Notwithstanding recent controversies over the destination of donated funds, particularly to Ukraine, there are no plans to tighten the regulations governing charities and donations platforms in Estonia at present, ETV news show "Aktuaalne kaamera," (AK) reported Wednesday.
The relevant authority here is the Ministry of the Interior.
AK reported that "almost all" charitable organizations using donations platforms in Estonia have been affected by potential embezzlement activity.
The most recent case saw the toeta.me platform and its associated bank account administered by a single individual, businessperson Henri Laupmaa (pictured), taking his time with ensuring €225,000 in funds donated for the purchase of GPS-blocking counter measure tech, to be fitted to drones being shipped to Ukraine, reached its intended beneficiaries.
To date, just under half that sum has been received, while the balance was due at the start of this week, but has not yet been forthcoming.
Ministry of the Interior advisor Marten Lauri said, however, the frequency of cases has not reached a level where regulations require changing – though the ministry is prepared to strengthen checks should more incidents come to light.
"Charities like these are subject to certain checks by the Tax and Customs Board, which looks at whether the 2,000-plus organizations continue to act as charities, or not. At the moment, we believe that this is sufficient," Lauri told AK.
One of the leaders of the Ukraine donation drive, former Reform MP Eerik-Niiles Kross, told AK that while the recent tale was a sad, but teachable moment, he, too, does not favor more rigorous checks.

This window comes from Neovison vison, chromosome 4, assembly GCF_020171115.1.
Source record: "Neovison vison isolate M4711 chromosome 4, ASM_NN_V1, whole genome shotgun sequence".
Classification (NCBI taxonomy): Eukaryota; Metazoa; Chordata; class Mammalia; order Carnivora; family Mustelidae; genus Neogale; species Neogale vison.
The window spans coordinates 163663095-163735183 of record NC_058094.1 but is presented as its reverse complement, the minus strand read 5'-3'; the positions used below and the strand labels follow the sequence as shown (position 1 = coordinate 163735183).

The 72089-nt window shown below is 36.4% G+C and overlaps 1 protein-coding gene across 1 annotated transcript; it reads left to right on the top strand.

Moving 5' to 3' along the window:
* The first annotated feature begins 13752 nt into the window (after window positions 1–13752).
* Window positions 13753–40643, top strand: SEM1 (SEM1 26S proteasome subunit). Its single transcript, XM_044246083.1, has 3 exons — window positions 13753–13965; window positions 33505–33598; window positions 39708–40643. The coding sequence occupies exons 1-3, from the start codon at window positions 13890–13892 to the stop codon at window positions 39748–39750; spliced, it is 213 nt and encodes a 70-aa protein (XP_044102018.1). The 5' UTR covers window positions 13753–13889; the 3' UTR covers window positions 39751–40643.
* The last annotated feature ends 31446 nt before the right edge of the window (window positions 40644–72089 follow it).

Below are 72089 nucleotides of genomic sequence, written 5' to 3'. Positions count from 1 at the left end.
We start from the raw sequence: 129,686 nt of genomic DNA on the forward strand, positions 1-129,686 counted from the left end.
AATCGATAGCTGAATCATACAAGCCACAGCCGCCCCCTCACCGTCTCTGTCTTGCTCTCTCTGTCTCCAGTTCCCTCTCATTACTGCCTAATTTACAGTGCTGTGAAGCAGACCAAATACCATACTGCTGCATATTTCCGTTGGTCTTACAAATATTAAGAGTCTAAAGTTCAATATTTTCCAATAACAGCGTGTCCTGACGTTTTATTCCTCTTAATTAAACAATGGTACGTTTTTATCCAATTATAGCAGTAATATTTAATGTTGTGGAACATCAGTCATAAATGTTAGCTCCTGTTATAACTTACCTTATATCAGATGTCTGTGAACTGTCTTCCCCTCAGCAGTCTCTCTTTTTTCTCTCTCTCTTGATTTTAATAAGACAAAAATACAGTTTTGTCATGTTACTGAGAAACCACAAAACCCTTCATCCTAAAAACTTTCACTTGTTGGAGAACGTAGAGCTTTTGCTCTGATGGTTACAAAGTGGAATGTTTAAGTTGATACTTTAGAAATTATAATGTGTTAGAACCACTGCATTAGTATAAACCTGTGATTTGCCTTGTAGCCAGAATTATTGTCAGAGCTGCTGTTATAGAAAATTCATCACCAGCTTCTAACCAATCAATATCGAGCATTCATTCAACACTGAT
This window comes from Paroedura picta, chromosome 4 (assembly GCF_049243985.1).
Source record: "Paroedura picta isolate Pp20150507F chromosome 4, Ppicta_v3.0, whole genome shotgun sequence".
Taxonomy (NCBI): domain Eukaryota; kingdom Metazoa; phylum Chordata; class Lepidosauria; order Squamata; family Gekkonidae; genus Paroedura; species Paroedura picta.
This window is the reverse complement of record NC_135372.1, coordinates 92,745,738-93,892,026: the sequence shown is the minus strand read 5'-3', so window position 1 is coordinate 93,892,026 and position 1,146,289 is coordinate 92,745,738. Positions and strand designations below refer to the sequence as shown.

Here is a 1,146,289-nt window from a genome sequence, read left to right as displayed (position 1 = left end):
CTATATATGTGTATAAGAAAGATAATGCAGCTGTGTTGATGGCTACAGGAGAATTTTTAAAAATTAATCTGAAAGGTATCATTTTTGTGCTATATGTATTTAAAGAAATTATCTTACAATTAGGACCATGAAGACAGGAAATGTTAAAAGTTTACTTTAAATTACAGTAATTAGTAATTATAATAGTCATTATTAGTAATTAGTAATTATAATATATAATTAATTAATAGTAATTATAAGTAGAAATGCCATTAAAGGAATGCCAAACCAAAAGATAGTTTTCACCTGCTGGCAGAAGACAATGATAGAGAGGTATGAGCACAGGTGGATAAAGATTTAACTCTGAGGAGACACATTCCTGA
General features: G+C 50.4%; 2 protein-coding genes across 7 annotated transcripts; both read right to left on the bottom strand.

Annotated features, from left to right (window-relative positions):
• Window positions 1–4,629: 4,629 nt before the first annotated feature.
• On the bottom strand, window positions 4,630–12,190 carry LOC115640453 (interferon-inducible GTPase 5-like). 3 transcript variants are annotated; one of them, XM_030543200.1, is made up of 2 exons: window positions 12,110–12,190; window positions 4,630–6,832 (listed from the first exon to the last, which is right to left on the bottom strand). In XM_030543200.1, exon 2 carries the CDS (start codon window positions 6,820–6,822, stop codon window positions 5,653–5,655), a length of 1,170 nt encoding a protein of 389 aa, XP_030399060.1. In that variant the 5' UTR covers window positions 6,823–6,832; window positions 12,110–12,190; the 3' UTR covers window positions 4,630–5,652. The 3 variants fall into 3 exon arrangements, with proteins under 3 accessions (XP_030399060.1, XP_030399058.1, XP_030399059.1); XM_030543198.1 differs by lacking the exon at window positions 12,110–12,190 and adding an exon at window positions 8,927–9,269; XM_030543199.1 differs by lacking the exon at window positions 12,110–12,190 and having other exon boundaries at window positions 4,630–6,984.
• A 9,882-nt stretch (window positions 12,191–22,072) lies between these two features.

Kross said: "Certainly this can be done in a way to ensure donors are more protected, along with requirements of checks into whoever it is that physically collects the funds, and so on."
"But that's not really the point of this kind of venture; in that case it would transform into something else /.../ These donations tend to be passion-fueled, civic society initiatives, and as such they also have value in their own right, where people come together and help people, together; it's this type of labor tradition," he went on.
Laupmaa himself declined to appear on camera, and instead provided AK with an audio statement, in which he said that: "Unfortunately, it was not possible to pay the total amount in relation to the campaign this week.
"I am very sorry that I have made miscalculations and mistakes which have led to the current situation, whereby we will have to make the payouts for the campaign in installments," he went on.
"I take full responsibility for the situation that has arisen, and I will do everything I can to resolve it, as soon as possible. I apologize to all those affected."
Another organization, the NGO Slava Ukraini, hit the headlines in summer after revelations of misused funds led to its director, Johanna-Maria Lehtme, to step down as an Eesti 200 MP. Lehtme's Riigikogu election campaign had expressly referenced her as a "helper of Ukraine."
Slava Ukraini's current manager, Anu Viltrop, told AK the organization's transparency had been improved since then, including a monthly overview of expenses being provided, decisions made by committee rather than unilaterally, and a new statute having been drawn up.
Viltrop encouraged other, similar organizations to practice similar principles, including sharing an overview of the receipt of funds with donors.
Editor: Andrew Whyte
Source: 'Aktuaalne kaamera,' reporter Iida-Mai Einmaa.